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A dihydropteroate synthetase inhibitor is a drug that inhibits the action of dihydropteroate synthetase. Most are sulfonamides.

Tetrahydrofolate synthesis pathway

In bacteria, antibacterial sulfonamides act as competitive inhibitors of the enzyme dihydropteroate synthetase, DHPS. DHPS catalyses the conversion of PABA (para-aminobenzoate) to dihydropteroate, a key step in folate synthesis. Folate is necessary for the cell to synthesize nucleic acids (nucleic acids are essential building blocks of DNA and RNA), and in its absence cells will be unable to divide. Hence the sulfonamide antibacterials exhibit a bacteriostatic rather than bactericidal effect.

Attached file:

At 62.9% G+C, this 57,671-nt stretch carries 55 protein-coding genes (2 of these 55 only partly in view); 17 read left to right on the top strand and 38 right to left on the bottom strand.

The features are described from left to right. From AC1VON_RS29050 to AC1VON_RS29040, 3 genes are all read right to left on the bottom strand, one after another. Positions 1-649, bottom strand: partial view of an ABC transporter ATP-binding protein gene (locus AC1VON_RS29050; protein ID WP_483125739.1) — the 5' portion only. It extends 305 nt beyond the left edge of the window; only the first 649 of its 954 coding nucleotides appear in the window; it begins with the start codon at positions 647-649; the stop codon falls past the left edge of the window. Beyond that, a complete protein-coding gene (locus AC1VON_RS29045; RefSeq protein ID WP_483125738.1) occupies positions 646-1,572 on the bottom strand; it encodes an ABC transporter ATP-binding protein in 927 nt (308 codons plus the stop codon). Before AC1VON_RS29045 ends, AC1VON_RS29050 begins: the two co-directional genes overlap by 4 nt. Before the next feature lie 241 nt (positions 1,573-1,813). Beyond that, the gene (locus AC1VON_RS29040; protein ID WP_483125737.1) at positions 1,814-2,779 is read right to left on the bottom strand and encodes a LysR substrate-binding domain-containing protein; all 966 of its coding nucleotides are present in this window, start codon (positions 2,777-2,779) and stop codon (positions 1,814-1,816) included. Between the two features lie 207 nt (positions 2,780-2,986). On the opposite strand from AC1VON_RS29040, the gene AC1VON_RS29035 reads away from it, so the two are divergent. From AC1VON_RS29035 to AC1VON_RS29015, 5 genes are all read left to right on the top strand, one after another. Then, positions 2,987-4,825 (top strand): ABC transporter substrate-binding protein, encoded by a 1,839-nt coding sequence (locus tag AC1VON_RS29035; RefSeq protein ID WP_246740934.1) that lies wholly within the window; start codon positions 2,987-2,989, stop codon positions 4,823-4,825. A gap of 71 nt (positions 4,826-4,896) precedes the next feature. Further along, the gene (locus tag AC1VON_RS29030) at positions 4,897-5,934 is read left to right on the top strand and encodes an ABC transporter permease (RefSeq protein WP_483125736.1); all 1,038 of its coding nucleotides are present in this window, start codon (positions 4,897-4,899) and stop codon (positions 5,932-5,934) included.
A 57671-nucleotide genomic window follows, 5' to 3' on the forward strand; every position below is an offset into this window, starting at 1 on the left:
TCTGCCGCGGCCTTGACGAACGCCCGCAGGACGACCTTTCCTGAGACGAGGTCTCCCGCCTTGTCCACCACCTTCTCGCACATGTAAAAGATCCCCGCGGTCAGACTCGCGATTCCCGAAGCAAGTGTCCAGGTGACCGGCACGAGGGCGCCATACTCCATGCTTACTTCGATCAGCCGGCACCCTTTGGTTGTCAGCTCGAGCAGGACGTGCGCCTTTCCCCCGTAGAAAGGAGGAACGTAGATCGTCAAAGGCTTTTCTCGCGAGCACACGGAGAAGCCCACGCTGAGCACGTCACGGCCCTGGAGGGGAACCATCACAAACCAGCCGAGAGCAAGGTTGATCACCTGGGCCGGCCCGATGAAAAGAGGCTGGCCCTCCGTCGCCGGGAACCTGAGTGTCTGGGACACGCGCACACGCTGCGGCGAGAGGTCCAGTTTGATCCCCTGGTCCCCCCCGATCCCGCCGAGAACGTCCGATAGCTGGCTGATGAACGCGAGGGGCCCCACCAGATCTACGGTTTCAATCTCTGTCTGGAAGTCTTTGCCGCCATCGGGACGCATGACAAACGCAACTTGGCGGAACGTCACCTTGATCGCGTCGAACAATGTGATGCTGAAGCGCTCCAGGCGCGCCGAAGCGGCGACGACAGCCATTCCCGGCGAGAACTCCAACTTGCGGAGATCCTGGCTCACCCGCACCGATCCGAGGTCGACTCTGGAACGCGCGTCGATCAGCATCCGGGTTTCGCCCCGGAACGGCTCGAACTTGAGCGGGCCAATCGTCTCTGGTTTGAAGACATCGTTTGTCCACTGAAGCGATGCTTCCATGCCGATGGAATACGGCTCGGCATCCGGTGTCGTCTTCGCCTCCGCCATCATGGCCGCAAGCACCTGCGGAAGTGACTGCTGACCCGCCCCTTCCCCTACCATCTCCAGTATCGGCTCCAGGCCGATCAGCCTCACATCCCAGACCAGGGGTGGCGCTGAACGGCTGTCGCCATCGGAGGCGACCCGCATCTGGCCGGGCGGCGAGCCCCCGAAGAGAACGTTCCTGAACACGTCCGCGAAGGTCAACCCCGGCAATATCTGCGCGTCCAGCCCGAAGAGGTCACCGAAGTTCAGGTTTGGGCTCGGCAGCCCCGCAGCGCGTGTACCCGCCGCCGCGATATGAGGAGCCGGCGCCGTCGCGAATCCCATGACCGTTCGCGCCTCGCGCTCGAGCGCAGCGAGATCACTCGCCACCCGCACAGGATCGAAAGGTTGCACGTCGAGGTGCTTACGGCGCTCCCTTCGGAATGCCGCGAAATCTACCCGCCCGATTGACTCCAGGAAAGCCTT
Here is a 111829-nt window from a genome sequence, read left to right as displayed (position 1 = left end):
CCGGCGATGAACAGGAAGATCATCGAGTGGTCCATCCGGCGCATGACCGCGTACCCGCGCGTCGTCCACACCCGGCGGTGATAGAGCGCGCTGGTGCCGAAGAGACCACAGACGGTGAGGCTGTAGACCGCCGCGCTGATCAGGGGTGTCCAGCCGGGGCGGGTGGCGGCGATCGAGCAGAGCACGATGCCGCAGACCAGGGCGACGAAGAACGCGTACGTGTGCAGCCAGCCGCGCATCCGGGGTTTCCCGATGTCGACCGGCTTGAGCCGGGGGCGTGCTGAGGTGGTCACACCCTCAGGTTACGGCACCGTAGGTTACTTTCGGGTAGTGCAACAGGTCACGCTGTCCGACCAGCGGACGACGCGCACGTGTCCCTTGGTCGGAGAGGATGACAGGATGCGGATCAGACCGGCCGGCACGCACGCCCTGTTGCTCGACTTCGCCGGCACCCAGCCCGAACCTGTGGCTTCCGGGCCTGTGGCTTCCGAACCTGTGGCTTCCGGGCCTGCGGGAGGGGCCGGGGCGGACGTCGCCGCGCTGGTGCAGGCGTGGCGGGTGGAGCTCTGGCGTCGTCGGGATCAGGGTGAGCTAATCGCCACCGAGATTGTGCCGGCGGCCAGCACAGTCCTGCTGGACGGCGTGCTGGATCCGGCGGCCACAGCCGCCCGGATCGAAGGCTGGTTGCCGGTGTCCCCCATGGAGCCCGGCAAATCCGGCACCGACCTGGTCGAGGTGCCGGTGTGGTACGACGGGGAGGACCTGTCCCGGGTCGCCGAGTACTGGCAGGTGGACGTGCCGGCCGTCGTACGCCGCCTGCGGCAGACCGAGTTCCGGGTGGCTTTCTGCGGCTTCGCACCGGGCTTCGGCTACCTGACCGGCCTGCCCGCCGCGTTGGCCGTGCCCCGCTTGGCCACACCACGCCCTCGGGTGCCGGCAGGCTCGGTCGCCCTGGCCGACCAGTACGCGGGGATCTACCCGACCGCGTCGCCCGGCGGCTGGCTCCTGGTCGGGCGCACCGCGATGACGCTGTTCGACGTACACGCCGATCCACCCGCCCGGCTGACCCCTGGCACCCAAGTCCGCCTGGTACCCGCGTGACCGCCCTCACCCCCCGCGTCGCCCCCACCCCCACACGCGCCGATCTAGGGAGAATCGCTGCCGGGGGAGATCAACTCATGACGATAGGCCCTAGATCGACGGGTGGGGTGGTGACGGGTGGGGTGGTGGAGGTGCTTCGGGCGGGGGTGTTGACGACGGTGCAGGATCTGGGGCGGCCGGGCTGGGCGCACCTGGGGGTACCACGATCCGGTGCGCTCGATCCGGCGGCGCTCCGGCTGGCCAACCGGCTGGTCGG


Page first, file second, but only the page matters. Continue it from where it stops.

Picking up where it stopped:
Folate is not synthesized in mammalian cells, but is instead a dietary requirement. This explains the selective toxicity to bacterial cells of these drugs. These antibiotics are used to treat pneumocystis jiroveci pneumonia, urinary tract infections, and shigellosis.

Two examples are dapsone and sulfamethoxazole.[1]

Another example is the antimalarial sulfadoxine.[2]




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